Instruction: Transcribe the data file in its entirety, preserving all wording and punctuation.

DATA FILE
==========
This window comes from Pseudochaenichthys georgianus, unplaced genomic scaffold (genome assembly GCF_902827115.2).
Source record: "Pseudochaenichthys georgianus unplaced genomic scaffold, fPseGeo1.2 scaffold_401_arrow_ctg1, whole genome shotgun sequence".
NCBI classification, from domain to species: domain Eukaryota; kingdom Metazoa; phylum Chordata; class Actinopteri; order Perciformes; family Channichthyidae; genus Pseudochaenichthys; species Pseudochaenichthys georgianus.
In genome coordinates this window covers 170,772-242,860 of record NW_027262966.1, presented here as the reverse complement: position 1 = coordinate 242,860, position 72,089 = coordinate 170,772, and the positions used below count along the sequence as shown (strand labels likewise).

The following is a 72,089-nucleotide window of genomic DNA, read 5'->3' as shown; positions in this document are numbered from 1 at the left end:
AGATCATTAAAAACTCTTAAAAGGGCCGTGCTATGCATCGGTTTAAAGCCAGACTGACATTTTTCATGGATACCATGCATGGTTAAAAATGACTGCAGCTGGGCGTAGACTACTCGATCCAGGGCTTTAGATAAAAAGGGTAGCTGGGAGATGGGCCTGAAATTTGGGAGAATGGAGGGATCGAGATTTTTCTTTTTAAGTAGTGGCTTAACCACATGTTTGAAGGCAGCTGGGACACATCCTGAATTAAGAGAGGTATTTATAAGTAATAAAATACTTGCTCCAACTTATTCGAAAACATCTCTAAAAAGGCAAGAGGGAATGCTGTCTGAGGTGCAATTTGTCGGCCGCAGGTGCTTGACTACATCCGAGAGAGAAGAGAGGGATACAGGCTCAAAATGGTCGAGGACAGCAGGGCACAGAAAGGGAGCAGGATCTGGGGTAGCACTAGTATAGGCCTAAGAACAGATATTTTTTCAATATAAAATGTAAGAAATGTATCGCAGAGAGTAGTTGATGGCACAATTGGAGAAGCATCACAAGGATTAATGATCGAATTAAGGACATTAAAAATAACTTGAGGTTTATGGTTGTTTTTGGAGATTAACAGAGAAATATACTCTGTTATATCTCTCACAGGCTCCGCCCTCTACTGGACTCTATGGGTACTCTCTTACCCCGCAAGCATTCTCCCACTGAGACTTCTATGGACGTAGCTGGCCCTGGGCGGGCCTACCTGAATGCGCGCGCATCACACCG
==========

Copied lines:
This window comes from Pseudochaenichthys georgianus, unplaced genomic scaffold (genome assembly GCF_902827115.2).
Source record: "Pseudochaenichthys georgianus unplaced genomic scaffold, fPseGeo1.2 scaffold_401_arrow_ctg1, whole genome shotgun sequence".
NCBI classification, from domain to species: domain Eukaryota; kingdom Metazoa; phylum Chordata; class Actinopteri; order Perciformes; family Channichthyidae; genus Pseudochaenichthys; species Pseudochaenichthys georgianus.
In genome coordinates this window covers 170,772-242,860 of record NW_027262966.1, presented here as the reverse complement: position 1 = coordinate 242,860, position 72,089 = coordinate 170,772, and the positions used below count along the sequence as shown (strand labels likewise).

The following is a 72,089-nucleotide window of genomic DNA, read 5'->3' as shown; positions in this document are numbered from 1 at the left end:
AGATCATTAAAAACTCTTAAAAGGGCCGTGCTATGCATCGGTTTAAAGCCAGACTGACATTTTTCATGGATACCATGCATGGTTAAAAATGACTGCAGCTGGGCGTAGACTACTCGATCCAGGGCTTTAGATAAAAAGGGTAGCTGGGAGATGGGCCTGAAATTTGGGAGAATGGAGGGATCGAGATTTTTCTTTTTAAGTAGTGGCTTAACCACATGTTTGAAGGCAGCTGGGACACATCCTGAATTAAGAGAGGTATTTATAAGTAATAAAATACTTGCTCCAACTTATTCGAAAACATCTCTAAAAAGGCAAGAGGGAATGCTGTCTGAGGTGCAATTTGTCGGCCGCAGGTGCTTGACTACATCCGAGAGAGAAGAGAGGGATACAGGCTCAAAATGGTCGAGGACAGCAGGGCACAGAAAGGGAGCAGGATCTGGGGTAGCACTAGTATAGGCCTAAGAACAGATATTTTTTCAATATAAAATGTAAGAAATGTATCGCAGAGAGTAGTTGATGGCACAATTGGAGAAGCATCACAAGGATTAATGATCGAATTAAGGACATTAAAAATAACTTGAGGTTTATGGTTGTTTTTGGAGATTAACAGAGAAATATACTCTGTTATATCTCTCACAGGCTCCGCCCTCTACTGGACTCTATGGGTACTCTCTTACCCCGCAAGCATTCTCCCACTGAGACTTCTATGGACGTAGCTGGCCCTGGGCGGGCCTACCTGAATGCGCGCGCATCACACCG